The transpersonal (beyond self) study of human psychology and most spiritual and even religious practices, are guided by similar intentions. In a very broad sense the study of human psychology — transpersonal psychology in particular — and spiritual/religious practice, are both concerned with the realization of our highest potential as human beings. To become aware of and better understand the consciousness, behaviors, experiences, beliefs, values and practices which may encourage a personal transformation towards one’s highest potential. To become a fully-realized self-actualized person and ultimately to even transcend the self and connect with something more, something greater than one’s limit self, bounded ego or physical existence. Ever since psychology expanded past its earlier foundations in psycho-sexual dynamics/dysfunction (Freud) and predicting behavior (Watson & Skinner), and took on a more humanistic approach around the middle of the last century (what makes us happy, what leads to well-being and flourishing), psychology and spirituality were destined to merge.

This article will present a rough timeline and pathway along which the evolution of psychology and the growing interest in and engagement with, spiritual practices and non-ordinary states of consciousness have merged into what is called the Fourth Force of psychology — transpersonal (spiritual) psychology.

What Is Spirituality?

Some people may define spirituality as going to church and believing in a monotheistic God out there somewhere. Others may define spirituality in there and along the lines of one of the many Eastern non-theistic traditions such as Buddhism, Taoism or Hinduism. Others still, may define spirituality as becoming a kinder or more compassionate person, sitting in quiet reflection, meditating or going for a walk in the woods. However you define spirituality, the vast majority of people in the world either believe there is something more which goes beyond their immediate experience of the world, or at the very least are seeking some way to grow as a person and to become the best, the most or the happiest they can become in their careers, hobbies, relationships or sense of self. Studies have shown that higher levels of spirituality or religiosity are also strongly associated with a greater sense of meaning in life as well as higher levels of psychological and emotional well-being. In other words, people who hold a belief in some form of higher power, something more than who and what they are – whether defined as “God”, “Brahma”, “Energy”, “Source”, “Collective Consciousness” or “Spirit” – tend to be happier, healthier and even live longer.

Although overall belief in God, church attendance and traditional (theistic) religious affiliations have been declining steadily for years, there has been a corresponding increase in people seeking out non-traditional, non-theistic, New Age or alternative paths to personal and spiritual growth. Whether it’s yoga, Tai Chi, shamanic practices, meditation, mindfulness, energy practices, dance, music, art, the use of entheogens (ayahuasca retreats etc) or even psychedelics, people are increasingly being drawn to various avenues of spirituality, consciousness exploration and self-development. What all of these practices share in common from a psychological standpoint is that people are motivated to seek meaning and value in their lives and to transform themselves into the best person they wish to become and attain their highest potential as a human being.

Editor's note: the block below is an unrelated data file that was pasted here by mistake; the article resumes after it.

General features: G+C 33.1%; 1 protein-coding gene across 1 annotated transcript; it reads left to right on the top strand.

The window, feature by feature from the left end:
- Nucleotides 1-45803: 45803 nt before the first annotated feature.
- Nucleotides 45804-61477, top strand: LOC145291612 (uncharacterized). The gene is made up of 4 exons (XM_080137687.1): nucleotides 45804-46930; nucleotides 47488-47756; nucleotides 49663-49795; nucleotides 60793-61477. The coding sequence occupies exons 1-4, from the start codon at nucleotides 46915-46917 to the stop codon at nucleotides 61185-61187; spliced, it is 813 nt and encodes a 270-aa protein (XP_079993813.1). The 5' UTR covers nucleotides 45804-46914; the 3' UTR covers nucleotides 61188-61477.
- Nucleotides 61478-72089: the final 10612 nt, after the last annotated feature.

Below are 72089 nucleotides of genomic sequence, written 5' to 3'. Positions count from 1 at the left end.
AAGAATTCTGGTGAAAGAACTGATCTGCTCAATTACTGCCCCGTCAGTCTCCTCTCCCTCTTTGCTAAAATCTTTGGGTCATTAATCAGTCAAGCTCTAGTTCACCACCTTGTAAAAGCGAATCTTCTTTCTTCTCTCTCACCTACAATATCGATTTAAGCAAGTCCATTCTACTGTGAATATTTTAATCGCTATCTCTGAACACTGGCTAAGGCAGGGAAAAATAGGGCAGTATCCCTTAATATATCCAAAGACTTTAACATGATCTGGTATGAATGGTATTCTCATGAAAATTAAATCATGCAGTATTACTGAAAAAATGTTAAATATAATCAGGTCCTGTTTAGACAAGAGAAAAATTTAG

Although definitions for spirituality have evolved over time, we can think of it as a personal motivation— often outside of traditional religious systems — towards finding meaning in life, a connection to something bigger than ourselves and an ultimate experience of the sacred or transcendent aspects of life and consciousness.

The Evolution of Psychology — Dysfunction, Behavior, Well-Being to Self-Transcendence

Psychology in the first half of the last century was mostly about psycho-sexual/dynamic drives and dysfunction (Freud) and predicting behavior (Watson and Skinner) — often referred to as the First and Second Forces of psychology respectively. Around the middle of the last century and partly in response to the limitations of either the dysfunction-based or behavior-prediction based approaches to human psychology, the humanistic psychology movement took hold — considered the Third Force of psychology. Humanistic psychology is about personal growth, reaching our highest potential and self-actualizing. What makes us happy, what are the conditions which lead to or detract from flourishing in our emotional, psychological, professional lives, relationships and overall well-being.

Humanistic — and later positive psychology — expanded our perspective on what it means to be a fully realized human being, offering a more holistic view beyond merely dysfunction or predicting behavior. By recognizing and embracing these more positive aspects of the human mind and behavior, as well as our drive towards reaching our highest potential of self-actualization, humanistic psychology ultimately paved the way for the study of the elevated and non-ordinary states of consciousness associated with religious/spiritual states, psychedelics and self-transcendence.